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School of Physics and Astronomy – computing
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The school does not have demanding security requirements, and the network is by design kept relatively open. We do restrict access to the network from off-campus. If you wish to run any externally-facing services, please discuss this with local IT staff beforehand.

Authentication §

Passwords are important, and we have some advice about passwords. We intend this password advice to be quite generic, and not just specific to University systems. The short version is

More details on the password advice page.

Multi-factor authentication

From 2021, IT Services has required that anyone accessing University services hosted by Microsoft (Office 365, AVD, etc) do so using Multi-factor authentication. We have some additional notes on physical MFA tokens.

Data protection, and the GDPR §

The Data Protection Act imposes certain obligations on us all, because we process ‘personal data’ in the sense of that Act. These obligations are not particularly onerous, but they are summarised in our data protection advice, which is additional to, or complementary to, the University's information security advice.

The short version:

One of the recommendations of those notes is that laptops which may hold personal data (which in practical effect includes every laptop which has University email on it), should be configured with full-disk encryption (FDE). Suitable software is available for macOS, Windows, and Linux (instructions).

We can escrow keys (in case you accidentally lock yourself out), but won't insist.

Though they are separate concepts, there is an overlap in concerns between Data Protection legislation and the Freedom of Information Act.

Backups §

You take backups of your devices at home? Excellent plan!

You should be aware, though, that if that backup includes ‘personal data’ – for example if it includes work email which mentions students – then that that data is covered by the GDPR, and if that backup is lost, for example in a theft, then that is a GDPR-relevant breach of university data, which should in principle be reported.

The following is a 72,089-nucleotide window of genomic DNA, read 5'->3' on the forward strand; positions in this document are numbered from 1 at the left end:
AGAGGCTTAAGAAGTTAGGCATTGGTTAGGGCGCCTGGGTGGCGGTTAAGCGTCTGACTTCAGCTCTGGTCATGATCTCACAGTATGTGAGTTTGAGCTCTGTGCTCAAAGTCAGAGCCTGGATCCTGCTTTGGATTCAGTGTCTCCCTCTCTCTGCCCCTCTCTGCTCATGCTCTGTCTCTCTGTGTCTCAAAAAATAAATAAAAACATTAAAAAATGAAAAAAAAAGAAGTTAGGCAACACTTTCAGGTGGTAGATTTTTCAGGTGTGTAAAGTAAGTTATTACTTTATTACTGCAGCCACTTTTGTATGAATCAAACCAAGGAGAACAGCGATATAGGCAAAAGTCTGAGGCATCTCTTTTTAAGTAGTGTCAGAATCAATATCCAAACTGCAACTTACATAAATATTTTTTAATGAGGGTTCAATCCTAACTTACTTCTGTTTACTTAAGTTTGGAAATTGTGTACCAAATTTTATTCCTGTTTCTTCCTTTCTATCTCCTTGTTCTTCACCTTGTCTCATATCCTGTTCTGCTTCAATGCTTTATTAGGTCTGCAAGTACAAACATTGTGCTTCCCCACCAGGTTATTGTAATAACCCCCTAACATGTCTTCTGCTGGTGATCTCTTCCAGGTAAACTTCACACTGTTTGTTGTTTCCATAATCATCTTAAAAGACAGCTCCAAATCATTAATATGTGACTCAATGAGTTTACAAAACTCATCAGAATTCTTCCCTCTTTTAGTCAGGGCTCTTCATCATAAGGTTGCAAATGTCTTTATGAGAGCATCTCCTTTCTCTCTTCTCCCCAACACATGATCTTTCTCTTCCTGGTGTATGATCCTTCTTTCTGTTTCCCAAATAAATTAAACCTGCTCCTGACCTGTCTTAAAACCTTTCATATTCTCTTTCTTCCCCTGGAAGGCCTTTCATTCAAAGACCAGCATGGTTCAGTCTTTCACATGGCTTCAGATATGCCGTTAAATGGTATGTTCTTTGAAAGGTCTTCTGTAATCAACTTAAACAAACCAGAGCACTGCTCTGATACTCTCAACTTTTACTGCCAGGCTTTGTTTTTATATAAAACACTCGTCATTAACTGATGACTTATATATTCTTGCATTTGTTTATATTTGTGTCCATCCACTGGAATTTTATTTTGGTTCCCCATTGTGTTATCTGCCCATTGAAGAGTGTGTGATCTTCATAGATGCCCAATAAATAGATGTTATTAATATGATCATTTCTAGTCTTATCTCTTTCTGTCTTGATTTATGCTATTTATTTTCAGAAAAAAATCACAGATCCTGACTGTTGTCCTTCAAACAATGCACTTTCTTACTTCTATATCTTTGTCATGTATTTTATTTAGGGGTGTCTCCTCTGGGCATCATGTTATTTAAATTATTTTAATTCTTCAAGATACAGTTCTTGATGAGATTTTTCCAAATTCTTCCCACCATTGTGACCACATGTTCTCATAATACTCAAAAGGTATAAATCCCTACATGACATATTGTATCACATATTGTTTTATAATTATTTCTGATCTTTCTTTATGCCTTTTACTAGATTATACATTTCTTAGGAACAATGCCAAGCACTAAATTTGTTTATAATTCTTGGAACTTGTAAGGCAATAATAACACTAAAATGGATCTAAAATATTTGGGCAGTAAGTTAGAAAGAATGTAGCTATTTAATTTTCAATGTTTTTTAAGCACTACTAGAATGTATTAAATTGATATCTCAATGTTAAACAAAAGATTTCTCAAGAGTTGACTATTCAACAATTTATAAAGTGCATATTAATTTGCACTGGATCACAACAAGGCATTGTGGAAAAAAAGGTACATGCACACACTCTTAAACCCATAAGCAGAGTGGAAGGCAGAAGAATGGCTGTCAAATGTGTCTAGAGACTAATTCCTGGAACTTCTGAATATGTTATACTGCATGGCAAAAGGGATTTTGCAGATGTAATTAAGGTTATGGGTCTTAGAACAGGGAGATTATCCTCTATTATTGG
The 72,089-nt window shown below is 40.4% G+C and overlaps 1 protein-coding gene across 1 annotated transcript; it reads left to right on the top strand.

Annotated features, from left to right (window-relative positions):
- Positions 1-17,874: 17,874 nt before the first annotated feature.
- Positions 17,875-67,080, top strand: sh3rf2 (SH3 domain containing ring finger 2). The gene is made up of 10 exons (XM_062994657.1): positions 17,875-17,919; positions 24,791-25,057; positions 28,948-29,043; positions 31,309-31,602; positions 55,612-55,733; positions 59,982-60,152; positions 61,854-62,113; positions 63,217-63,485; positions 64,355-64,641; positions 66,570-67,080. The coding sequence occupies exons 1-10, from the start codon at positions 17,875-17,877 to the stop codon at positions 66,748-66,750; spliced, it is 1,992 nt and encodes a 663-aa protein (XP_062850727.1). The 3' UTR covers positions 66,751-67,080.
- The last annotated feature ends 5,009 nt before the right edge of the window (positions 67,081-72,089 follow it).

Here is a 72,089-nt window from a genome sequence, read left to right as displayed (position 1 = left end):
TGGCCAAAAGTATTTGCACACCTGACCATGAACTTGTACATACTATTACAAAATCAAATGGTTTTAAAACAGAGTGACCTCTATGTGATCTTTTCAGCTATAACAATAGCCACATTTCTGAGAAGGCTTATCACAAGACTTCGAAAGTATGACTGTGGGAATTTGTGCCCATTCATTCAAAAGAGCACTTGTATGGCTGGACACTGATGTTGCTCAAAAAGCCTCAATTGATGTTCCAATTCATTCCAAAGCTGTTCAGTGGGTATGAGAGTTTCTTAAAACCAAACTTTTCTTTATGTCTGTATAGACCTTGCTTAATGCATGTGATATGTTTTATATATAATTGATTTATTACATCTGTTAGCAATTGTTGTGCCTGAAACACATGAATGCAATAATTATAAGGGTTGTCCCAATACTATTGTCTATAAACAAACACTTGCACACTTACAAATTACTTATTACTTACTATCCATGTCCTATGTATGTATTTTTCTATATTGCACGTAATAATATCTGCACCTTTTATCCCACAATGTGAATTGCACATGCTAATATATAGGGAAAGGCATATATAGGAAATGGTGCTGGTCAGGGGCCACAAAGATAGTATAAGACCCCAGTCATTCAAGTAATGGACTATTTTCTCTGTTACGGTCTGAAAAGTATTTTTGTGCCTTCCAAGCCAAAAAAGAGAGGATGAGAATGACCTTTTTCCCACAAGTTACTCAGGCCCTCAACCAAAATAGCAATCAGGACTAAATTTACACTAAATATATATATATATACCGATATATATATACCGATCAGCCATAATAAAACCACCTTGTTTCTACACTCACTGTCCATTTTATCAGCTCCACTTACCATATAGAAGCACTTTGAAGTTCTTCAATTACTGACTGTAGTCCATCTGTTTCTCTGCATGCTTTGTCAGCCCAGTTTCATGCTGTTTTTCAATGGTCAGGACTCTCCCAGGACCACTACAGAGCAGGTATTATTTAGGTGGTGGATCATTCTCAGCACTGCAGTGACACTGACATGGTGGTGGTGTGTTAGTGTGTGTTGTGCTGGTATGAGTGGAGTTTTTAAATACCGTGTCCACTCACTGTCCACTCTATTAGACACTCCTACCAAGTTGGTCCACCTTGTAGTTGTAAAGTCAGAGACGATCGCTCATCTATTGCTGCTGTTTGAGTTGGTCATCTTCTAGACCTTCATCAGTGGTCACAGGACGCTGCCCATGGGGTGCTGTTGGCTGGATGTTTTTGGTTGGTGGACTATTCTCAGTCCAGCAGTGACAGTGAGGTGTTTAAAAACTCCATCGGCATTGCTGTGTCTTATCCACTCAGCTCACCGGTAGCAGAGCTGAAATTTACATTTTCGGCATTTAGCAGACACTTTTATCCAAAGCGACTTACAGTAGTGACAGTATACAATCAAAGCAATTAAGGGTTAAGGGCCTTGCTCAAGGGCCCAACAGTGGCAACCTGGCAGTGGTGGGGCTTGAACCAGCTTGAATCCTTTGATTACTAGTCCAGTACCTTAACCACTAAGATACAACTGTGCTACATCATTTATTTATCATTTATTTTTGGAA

If your backups are encrypted (you really are well organised) then there's probably only a minor problem here. This is one reason why the University encourages people to do as much work as possible on shared storage such as Sharepoint or OneDrive (where backups are Someone Else's Problem). As long as these are synced to a FDE-protected machine, there's little problem. If you can conveniently exclude your @glasgow.ac.uk email from your backups, or OneDrive, you should consider doing so.

If you're working with ‘sensitive personal data’, it would probably be good to think carefully about how you're doing so, and talk to P&A IT if appropriate.

Mobile devices §

Any mobile device which has university email on it must be protected by a PIN (or password, or fingerprint, or face-scan, or something similar).

Most mobile devices will be encrypted by default (that is, the advice above applies to desktops and laptops).

Data breaches §

If a laptop, smartphone, or personal backup, containing personal data, is lost or stolen, that is a potential data breach. It should be reported to local IT staff and/or to the University Data Protection Office.

If the device was full-disk encrypted, then that is probably the end of the matter, as far as data protection is concerned. If it wasn't full-disk encrypted, then it's still important that you tell us: there's probably a certain amount of paperwork in this case, but it's important that we log the issue promptly.

Cloud sync providers §

Don't use personal Dropbox services for anything which might include ‘personal data’.

The problem with Dropbox, Google cloud, and similar services, from the point of view of the GDPR, is that they cannot guarantee that the data is stored within the EU (or UK – brexit doesn't significantly change this issue). There are some cloud providers which are able to make such guarantees, or equivalent ones; talk to local IT staff for advice.

That advice will probably be to use OneDrive, which is integrated with Office365, and which can sync to your (FDE-enabled) computer or smartphone. It's available for Windows (obviously) and macOS, and slightly indirectly for Linux.

Wherever these bytes are actually stored, they are stored in a way which the University has determined is compatible with its GDPR obligations.